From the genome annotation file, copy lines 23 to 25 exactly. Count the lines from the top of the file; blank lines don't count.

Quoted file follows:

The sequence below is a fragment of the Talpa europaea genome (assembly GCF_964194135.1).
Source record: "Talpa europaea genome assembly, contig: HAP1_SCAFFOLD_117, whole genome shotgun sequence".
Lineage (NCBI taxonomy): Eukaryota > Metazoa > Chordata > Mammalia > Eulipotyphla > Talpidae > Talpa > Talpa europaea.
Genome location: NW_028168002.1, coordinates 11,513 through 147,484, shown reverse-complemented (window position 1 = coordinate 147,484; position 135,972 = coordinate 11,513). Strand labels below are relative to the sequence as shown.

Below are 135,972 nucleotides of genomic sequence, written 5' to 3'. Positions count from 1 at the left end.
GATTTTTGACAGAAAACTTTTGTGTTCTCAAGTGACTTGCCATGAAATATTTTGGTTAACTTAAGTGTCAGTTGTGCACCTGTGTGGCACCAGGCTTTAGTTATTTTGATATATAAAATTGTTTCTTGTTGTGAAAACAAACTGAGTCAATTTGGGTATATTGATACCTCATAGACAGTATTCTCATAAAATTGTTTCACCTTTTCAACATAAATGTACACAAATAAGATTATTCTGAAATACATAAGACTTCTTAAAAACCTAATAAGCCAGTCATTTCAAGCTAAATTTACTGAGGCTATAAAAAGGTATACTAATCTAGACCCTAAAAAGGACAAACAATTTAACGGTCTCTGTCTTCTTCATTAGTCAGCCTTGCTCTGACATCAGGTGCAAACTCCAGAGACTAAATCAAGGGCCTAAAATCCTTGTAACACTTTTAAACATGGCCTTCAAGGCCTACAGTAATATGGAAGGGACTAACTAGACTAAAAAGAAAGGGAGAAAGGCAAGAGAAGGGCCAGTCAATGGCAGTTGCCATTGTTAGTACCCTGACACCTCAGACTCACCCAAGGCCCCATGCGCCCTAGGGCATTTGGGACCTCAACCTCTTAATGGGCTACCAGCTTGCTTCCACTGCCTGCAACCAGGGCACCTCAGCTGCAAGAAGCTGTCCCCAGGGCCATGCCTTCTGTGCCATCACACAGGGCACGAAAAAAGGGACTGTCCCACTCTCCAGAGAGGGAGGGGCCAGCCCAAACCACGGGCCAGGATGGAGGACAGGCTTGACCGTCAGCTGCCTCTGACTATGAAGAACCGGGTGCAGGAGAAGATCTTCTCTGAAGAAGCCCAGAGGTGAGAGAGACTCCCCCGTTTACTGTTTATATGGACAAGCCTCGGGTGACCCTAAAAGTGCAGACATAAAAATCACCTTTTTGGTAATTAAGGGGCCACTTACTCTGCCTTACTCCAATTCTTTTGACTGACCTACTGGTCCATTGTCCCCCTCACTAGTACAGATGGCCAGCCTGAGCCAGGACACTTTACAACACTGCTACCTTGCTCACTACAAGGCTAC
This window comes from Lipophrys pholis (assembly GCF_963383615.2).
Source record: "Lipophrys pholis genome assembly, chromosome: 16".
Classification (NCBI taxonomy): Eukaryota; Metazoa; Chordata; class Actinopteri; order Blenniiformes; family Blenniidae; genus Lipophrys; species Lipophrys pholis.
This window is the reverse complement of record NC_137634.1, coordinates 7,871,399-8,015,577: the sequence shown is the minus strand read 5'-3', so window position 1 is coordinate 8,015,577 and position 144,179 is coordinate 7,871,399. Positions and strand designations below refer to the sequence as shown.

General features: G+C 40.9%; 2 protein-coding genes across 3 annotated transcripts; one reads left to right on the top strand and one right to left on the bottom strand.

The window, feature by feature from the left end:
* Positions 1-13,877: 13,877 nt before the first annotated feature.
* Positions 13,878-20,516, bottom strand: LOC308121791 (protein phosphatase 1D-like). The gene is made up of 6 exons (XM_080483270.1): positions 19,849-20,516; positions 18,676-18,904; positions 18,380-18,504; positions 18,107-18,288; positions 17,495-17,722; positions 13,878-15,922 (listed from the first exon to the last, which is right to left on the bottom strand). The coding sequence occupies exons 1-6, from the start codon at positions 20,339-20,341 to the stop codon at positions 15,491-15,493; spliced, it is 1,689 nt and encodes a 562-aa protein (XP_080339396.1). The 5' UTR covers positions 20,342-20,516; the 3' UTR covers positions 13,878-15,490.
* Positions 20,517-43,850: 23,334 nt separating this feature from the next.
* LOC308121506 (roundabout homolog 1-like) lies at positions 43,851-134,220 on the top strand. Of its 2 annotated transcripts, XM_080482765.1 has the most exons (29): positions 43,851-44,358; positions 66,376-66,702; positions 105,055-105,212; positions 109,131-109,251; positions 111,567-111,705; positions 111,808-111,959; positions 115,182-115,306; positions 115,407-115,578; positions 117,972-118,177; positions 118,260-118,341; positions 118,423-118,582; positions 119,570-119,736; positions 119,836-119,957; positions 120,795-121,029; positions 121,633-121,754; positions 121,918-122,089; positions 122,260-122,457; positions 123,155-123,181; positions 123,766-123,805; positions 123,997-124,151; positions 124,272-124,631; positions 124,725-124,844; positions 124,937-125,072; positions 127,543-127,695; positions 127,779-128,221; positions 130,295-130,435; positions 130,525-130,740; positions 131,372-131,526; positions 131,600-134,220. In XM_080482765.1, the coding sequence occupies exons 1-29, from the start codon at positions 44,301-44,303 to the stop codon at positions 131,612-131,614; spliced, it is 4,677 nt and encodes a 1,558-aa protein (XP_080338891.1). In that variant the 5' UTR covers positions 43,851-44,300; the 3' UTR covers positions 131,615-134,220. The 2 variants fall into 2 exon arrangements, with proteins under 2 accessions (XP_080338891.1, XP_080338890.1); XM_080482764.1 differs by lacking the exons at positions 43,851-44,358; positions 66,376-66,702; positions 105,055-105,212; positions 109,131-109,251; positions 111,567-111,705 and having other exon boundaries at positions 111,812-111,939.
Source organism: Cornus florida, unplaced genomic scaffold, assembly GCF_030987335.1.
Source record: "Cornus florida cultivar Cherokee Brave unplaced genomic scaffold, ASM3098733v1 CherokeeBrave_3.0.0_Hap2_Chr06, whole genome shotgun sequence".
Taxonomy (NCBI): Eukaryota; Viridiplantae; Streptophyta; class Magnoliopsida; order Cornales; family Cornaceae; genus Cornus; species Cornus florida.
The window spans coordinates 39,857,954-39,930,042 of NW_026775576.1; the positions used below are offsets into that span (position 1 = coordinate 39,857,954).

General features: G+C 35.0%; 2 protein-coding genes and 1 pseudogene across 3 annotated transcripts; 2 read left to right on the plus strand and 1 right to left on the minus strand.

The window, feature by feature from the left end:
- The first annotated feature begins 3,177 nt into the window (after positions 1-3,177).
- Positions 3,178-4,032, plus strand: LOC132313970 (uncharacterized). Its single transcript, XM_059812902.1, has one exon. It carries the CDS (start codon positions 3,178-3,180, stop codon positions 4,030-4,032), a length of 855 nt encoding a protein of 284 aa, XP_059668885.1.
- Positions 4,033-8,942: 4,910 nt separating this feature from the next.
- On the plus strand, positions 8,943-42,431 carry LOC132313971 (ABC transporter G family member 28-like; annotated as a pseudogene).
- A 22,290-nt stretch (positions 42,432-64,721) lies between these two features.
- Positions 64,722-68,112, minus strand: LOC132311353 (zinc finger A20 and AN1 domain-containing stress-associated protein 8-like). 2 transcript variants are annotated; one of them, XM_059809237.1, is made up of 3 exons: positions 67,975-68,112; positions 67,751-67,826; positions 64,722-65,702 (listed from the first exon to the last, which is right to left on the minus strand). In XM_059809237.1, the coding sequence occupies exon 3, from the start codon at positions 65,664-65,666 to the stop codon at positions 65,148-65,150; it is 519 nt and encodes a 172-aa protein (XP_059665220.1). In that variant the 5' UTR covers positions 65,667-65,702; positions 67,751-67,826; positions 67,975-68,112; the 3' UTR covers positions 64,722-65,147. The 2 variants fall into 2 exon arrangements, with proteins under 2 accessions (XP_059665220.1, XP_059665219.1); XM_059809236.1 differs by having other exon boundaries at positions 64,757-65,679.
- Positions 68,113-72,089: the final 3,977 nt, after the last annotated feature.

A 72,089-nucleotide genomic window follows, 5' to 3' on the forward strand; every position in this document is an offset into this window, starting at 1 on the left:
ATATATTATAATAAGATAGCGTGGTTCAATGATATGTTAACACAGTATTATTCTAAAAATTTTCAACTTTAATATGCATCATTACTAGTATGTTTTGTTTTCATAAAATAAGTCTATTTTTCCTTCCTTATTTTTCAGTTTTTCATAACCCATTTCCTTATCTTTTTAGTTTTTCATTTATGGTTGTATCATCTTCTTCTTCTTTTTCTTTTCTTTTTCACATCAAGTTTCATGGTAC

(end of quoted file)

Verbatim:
- The first annotated feature begins 3,177 nt into the window (after positions 1-3,177).
- Positions 3,178-4,032, plus strand: LOC132313970 (uncharacterized). Its single transcript, XM_059812902.1, has one exon. It carries the CDS (start codon positions 3,178-3,180, stop codon positions 4,030-4,032), a length of 855 nt encoding a protein of 284 aa, XP_059668885.1.
- Positions 4,033-8,942: 4,910 nt separating this feature from the next.